13. December 2019 - 19:00
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Grief Tending | The Eco-Institute at Pickards Mountain | Friday, 13. December 2019




TENDING GRIEF COMMUNALLY WITH SACRED WITNESS, SONG AND RITUAL.










In many traditional cultures throughout the world, the full and wholesome expression of grief arising from life’s inevitable sorrows and losses was often known to be most effectively released in a communal setting. It was recognized that unexpressed grief could be toxic, leading to illness, depression, addiction, even damaging and violent behavior towards oneself or others. It also was known that through supporting one another in holding compassionate witness and energetic presence in a sacred ritual container that welcomed the many faces and forms of grieving, a people could reweave the bonds of respectful connection and belonging that served to hold them together in interdependent, mutually flourishing community.

Laurence Cole, a song elder and ritualist from Port Townsend, Washington, has been helping groups of people rediscover the healing power of grieving communally for over ten years. Guided and inspired by the teachings of Malidoma Some, Sobonfu Some, Angeles Arrien, Michael Meade, James Hillman, Francis Weller,, Joanna Macy and many others, Laurence creates a safe, non-judgmental space for folks to rediscover their natural human capacity for healing together. Blending song, poetry, easy grounding movement, small and large group sharing, humor, silent reflective solitude in nature, and the co-creation of a beautiful ritual setting, Laurence provides a journey through the depths and heights of our aliveness, often leading to a sense of renewal, connection and even an awakened capacity for radiant joy.









Their will be sharing in the whole group and in smaller clusters, some singing, simple movement, breaks for meals, journaling, the creation of beautiful altars.  Bring flowers, photos, and objects you’d like to add to an altar.  Wear comfortable, loose clothing and bring a water bottle.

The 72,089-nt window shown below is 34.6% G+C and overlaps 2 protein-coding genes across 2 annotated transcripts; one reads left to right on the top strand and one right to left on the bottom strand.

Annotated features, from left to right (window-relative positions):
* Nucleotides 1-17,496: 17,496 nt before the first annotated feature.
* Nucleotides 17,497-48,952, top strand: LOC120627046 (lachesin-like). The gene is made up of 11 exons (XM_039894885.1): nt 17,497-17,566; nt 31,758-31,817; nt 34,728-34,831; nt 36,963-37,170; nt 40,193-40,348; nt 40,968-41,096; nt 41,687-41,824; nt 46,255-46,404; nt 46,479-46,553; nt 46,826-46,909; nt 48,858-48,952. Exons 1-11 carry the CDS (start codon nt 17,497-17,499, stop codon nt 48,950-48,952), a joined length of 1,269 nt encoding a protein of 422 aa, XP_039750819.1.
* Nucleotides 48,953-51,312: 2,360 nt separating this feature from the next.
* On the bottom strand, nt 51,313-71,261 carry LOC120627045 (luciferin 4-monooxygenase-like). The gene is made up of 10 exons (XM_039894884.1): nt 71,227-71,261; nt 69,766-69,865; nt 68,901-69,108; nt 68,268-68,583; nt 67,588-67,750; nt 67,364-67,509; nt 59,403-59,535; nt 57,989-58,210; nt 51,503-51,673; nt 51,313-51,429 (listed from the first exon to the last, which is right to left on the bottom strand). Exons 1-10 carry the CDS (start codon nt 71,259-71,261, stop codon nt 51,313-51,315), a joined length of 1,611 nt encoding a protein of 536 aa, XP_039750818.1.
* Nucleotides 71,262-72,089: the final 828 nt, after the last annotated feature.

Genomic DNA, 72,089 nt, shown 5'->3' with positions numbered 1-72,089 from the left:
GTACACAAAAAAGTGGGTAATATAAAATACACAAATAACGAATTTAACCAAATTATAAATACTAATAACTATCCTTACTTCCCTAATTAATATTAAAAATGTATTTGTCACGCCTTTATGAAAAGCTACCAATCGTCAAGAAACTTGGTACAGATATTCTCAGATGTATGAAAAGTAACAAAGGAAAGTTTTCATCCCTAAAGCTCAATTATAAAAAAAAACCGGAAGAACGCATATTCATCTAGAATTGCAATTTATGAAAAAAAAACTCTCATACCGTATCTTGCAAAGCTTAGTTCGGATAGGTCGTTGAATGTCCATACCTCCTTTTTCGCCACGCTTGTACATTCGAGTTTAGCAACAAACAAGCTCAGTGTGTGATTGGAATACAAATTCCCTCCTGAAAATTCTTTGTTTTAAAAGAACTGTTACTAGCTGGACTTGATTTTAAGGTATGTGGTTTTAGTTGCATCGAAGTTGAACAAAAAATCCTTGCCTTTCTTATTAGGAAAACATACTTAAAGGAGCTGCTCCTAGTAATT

As much as an opportunity to work your personal grief, this time will be a practice in staying the course in support of each other.  When we all stay engaged, one person’s work can become the work of everyone, and prepares the ground for the continuing healing release of the many faces of grief and the harvesting of medicine that follows in the further phases of our time together. Such times of communion often engender surprisingly deep feelings of greater aliveness, connection and joyous renewal.












DETAILS
DatesDecember 13-15, 2018
Times
Friday: 7:00pm (Songs of Hope & Belonging Song Circle, Optional)Saturday: 9:30am - EveningSunday: 9:30- Late Afternoon
CostScholarship Rate: $254.00Regular Rate: $363.00Supporter Rate: $472.00
LocationEco-Institute Gazebo & Barn
MealsIncludes fresh, wholesome lunch & dinner on Saturday, and lunch and dinner on Sunday
AccommodationsOvernight camping available (with showers) Contact Julia Kesselman at Julia@eco-institute.org for overnight arrangements 
This workshop is preceded by two song circles lead by Laurence Cole: Songs of Elderhood on Thursday, November 15 and Songs of Hope and Belonging on Friday, November 16.Songs of Hope & Belonging song Circle with Laurence Cole on November 16 is optional but included in the price of this workshop.
















ABOUT THE INSTRUCTORS




















Laurence Cole
Part of Laurence Cole's mission is to re-acquaint people with their birthright and natural ability to make beautiful and meaningful sound together. Most of the songs he's written are short, easy to learn, chant-like songs with several layers that fit over and around each other in interesting and pleasurable rhythmic and harmonic challenges that make them fun to sing. Group singing is one of the most ancient and primal “technologies of belonging” that we humans have been using since our earliest times, possibly before speech itself. When we make joyous and passionate song together, it nourishes our souls and offers an enlivening gift back to the natural world that made us and gives us our sustenance and our very being. When such an exchange is genuinely made, and the song finds its natural ending, often there is a sweet, lively silence in which we simply stand and hold the “enchantment,” the sense of deep and genuine communion amongst each other and with the whole living world.